John MacArthur’s Strange Fire conference wrapped up yesterday. This three-day conference centered around the work of the Holy Spirit — or more accurately the lack of the work of the Holy Spirit. MacArthur is a hard cessationist when it comes to the charismata, believing that miraculous gifts of the Holy Spirit such as speaking in tongues, healing and prophecy are no longer operative in the Christian church today. Not surprisingly, the conference was surrounded by controversy and heated debate — even Mark Driscoll managed to get in on the action.
I’m not going to delve into all the nuances of the charismatic versus non-charismatic debate. If you’d like an overview of some of the discussion, Andrew Wilson and Luke Geraty respond ably to Tom Pennington’s case for cessationism and John MacArthur made a final appeal to continuationists to close out the conference.
Rather than getting bogged down in theology, my response to those in the hard cessationist camp is to appropriate the words of Jesus used in another theological debate: “Is not this the reason you are wrong, that you know neither the scriptures nor the power of God?” Of course such a response doesn’t directly engage with the arguments and is unlikely to change anyone’s mind. But it does neatly sum up where I stand on this issue: nowhere in the Bible do I find good grounds to claim that miraculous gifts have ceased and to deny even the possibility of such gifts in the Church today is to truly deny the power of God.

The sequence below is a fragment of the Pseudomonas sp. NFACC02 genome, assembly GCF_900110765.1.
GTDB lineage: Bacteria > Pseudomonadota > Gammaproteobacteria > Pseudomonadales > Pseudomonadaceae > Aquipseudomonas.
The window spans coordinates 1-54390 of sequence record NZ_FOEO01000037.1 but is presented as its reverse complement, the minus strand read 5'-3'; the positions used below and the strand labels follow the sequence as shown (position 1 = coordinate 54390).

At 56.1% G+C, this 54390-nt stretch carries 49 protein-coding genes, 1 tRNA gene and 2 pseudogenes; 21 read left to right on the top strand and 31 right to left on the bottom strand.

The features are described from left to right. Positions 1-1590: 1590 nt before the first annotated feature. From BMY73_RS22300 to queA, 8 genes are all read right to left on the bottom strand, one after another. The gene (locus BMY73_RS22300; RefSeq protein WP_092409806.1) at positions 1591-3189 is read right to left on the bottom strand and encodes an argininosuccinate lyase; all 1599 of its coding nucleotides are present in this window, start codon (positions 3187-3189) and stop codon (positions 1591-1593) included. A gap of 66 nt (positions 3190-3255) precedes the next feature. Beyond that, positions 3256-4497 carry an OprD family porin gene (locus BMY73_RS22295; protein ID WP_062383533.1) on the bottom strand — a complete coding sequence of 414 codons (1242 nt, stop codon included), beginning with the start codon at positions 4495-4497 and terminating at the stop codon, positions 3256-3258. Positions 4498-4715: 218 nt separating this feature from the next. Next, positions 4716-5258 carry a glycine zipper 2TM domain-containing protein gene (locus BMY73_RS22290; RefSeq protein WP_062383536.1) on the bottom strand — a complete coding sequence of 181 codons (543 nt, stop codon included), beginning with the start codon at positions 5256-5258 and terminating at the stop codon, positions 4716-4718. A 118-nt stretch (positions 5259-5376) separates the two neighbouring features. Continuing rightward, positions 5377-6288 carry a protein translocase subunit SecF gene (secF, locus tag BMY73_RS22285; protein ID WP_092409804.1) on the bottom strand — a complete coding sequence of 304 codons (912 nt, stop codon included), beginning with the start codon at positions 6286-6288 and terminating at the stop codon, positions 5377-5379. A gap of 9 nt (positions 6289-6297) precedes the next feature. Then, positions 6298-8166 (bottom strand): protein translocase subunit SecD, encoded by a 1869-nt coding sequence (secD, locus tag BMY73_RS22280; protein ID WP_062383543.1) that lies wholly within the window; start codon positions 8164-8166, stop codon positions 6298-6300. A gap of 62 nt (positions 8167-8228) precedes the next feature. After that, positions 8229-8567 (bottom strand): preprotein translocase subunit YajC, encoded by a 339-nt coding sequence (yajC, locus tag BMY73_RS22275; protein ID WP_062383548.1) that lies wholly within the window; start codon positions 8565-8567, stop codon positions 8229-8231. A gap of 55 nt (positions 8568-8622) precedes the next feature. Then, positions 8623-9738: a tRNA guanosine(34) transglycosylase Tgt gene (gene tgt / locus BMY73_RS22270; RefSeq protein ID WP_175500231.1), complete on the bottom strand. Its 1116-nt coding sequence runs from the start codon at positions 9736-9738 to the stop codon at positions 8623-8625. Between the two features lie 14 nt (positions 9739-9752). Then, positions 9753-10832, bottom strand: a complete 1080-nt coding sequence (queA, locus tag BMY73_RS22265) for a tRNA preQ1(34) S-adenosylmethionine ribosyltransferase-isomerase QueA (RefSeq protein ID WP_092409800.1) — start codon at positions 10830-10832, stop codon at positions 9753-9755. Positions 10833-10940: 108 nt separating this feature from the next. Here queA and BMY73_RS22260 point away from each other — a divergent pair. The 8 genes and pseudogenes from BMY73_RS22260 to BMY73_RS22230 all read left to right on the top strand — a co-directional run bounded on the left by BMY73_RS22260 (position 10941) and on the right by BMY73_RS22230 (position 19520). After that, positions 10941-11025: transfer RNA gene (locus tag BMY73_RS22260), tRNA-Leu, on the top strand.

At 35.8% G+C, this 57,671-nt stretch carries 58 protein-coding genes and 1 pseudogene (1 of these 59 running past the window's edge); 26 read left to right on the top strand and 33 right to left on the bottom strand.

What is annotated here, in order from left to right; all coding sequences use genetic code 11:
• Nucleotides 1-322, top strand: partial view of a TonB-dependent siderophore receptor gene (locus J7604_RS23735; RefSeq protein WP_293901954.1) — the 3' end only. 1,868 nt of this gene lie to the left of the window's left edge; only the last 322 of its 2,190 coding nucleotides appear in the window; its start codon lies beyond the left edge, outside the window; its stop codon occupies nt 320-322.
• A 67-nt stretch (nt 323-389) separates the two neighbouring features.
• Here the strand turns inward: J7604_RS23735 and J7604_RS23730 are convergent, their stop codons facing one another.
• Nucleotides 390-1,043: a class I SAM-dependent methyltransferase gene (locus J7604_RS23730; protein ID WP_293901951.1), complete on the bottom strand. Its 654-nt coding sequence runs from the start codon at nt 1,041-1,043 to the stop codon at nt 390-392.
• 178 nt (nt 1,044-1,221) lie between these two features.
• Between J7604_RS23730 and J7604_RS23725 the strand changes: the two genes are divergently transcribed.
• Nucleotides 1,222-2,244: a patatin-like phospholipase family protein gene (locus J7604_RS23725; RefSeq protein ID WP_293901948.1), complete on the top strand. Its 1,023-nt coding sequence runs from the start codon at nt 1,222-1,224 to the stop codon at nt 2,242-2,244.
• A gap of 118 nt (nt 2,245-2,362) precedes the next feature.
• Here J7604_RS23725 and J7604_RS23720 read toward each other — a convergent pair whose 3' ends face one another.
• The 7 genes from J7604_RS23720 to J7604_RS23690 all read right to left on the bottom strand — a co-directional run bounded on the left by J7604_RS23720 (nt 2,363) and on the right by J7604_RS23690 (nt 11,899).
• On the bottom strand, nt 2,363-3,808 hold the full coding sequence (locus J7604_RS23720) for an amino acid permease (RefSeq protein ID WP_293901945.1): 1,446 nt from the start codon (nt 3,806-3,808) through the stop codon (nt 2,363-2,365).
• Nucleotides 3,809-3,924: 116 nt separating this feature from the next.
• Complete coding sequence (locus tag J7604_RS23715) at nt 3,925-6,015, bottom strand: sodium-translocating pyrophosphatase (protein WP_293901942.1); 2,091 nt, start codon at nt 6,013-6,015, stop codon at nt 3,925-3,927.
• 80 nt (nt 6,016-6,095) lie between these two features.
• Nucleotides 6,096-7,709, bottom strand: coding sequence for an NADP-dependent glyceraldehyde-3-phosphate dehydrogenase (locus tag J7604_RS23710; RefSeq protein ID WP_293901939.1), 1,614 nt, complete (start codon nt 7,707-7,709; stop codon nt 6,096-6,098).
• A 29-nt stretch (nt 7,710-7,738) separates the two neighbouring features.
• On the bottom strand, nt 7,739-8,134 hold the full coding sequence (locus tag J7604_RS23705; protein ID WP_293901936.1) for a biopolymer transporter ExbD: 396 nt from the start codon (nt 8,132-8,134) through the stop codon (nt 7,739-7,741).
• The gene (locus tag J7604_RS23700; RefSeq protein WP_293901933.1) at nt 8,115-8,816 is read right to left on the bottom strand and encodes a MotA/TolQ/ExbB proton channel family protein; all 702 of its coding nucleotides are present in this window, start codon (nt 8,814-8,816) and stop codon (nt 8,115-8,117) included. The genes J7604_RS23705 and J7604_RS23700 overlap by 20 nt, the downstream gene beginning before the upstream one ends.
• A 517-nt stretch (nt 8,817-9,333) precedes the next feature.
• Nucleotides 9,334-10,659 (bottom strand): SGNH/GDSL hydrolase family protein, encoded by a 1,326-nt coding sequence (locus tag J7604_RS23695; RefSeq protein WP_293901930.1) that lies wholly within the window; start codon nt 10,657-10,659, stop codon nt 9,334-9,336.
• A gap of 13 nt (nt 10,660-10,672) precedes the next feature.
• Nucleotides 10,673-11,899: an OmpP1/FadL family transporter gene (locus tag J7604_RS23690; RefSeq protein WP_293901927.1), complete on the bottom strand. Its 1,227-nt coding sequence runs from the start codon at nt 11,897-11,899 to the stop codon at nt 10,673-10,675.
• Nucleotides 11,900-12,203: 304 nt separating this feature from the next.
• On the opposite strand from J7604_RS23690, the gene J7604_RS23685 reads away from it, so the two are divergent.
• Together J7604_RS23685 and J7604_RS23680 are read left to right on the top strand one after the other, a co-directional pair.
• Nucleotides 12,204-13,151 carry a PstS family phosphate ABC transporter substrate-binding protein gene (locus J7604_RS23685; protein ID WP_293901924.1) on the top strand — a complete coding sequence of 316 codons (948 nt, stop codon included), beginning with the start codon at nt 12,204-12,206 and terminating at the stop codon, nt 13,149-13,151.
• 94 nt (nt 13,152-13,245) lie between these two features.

I’m not a charismatic in practice and I’m dubious — even downright skeptical — of the charismatic experiences of others. But I’m not going to limit God to working in only ways that I feel comfortable with and I’m not going to draw up arbitrary lines limiting how others can experience God’s Spirit. We are all part of the body of Christ — charismatic or not — and it is through each of our individual and unique experiences of God that we truly find unity.